What is Love?

Posted on: August 5th, 2019 by Pat Mesiti No Comments

Who do you love? What do you love? Do you love your cat, your kids, freedom, nachos with cheese, Fiji, your partner? According to the Good Therapy website, love is a complex set of emotions, behaviours and beliefs associated with strong feelings of affection, protectiveness, warmth and respect for another person.

The Greeks identified seven different types of love:

Storge: natural affection or family love.
This flows between parents and children, Storge is a familiar fondness most often associated with kinship or blood ties. It often involves an unbalanced relationship, where the flow of love is uneven. Born out of familiarity and dependency, Storge is unconditional. It is a very powerful force, and can also be generated between friends, bosses and colleagues, and owners and pets.

Philia: friendship.
Philia is the love between equals who share goodwill toward each other. Ancient Greeks valued Philia over all other types of love. It is a deep friendship defined by loyalty, the sharing of feelings (good and bad), and a sense of shared sacrifice. Philia is a virtuous, intimate companionship that has the power to transform eros from lust to spiritual understanding.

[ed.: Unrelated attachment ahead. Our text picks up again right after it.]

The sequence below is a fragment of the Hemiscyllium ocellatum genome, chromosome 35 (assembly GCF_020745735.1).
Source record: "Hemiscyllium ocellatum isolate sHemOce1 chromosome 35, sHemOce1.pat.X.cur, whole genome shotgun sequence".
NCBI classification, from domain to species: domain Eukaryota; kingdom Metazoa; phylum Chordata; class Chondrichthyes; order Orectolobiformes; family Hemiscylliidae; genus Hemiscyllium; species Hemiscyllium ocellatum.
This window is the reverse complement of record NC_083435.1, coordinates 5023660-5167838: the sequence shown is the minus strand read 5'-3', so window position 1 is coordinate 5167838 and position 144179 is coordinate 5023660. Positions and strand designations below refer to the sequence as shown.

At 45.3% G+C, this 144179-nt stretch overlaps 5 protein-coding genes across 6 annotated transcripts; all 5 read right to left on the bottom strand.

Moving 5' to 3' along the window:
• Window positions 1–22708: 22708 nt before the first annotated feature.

Eros: sexual and erotica.
Taking its name from the Greek god of fertility, Eros is akin to our concept of romantic love. Eros is primal, powerful, and intense. It is guided by lust, pleasure, and infatuation – and it often involves a loss of control. For this reason, the Ancient Greeks didn’t necessarily think that it was always a good thing. It can be dangerous and is likely to burn out quickly unless it turns into another type of love.

Agape: unconditional, divine love.
Agape is selfless, unconditional love for the whole world and best fits the Christian belief of love your neighbour as yourself. Agape calls on you to love neighbours, strangers, everybody. Existing on the spiritual plane, it is the highest form of love – and the one in shortest supply. Empathy fuels Agape love, which is given freely without any desires, expectations, or judgment.

Ludus: flirting.
Often paired with Eros and associated with puppy love, Ludus is the playful affection that you feel during the early stages of a relationship. You laugh, you tease, you flirt. You also feel Ludus when you’re laughing and bantering with friends, dancing with strangers, or making eyes at someone new. Ludus makes you feel young and euphoric.

Pragma: committed, married love.
A hallmark of healthy, long-term relationships, Pragma is a deep understanding and unique harmony between two people. While Eros is about finding love, Pragma is about giving love. Patience, tolerance, and compromise are essential elements.

Philautia: self love.
You need to love and respect yourself if you are going to be able to love other people. Having pride in your work, taking care of yourself, and maintaining a loving inner dialogue are all parts of Philautia. Self-loathing people have little love to give. After all, you can’t ‘love your neighbor as yourself’ unless you love yourself first. Beware, the negative form of Philautia is narcissism. An Ancient Greek idea that we know all too well today, narcissism is defined by self-obsession, vanity, and a narrow focus on one’s personal gain.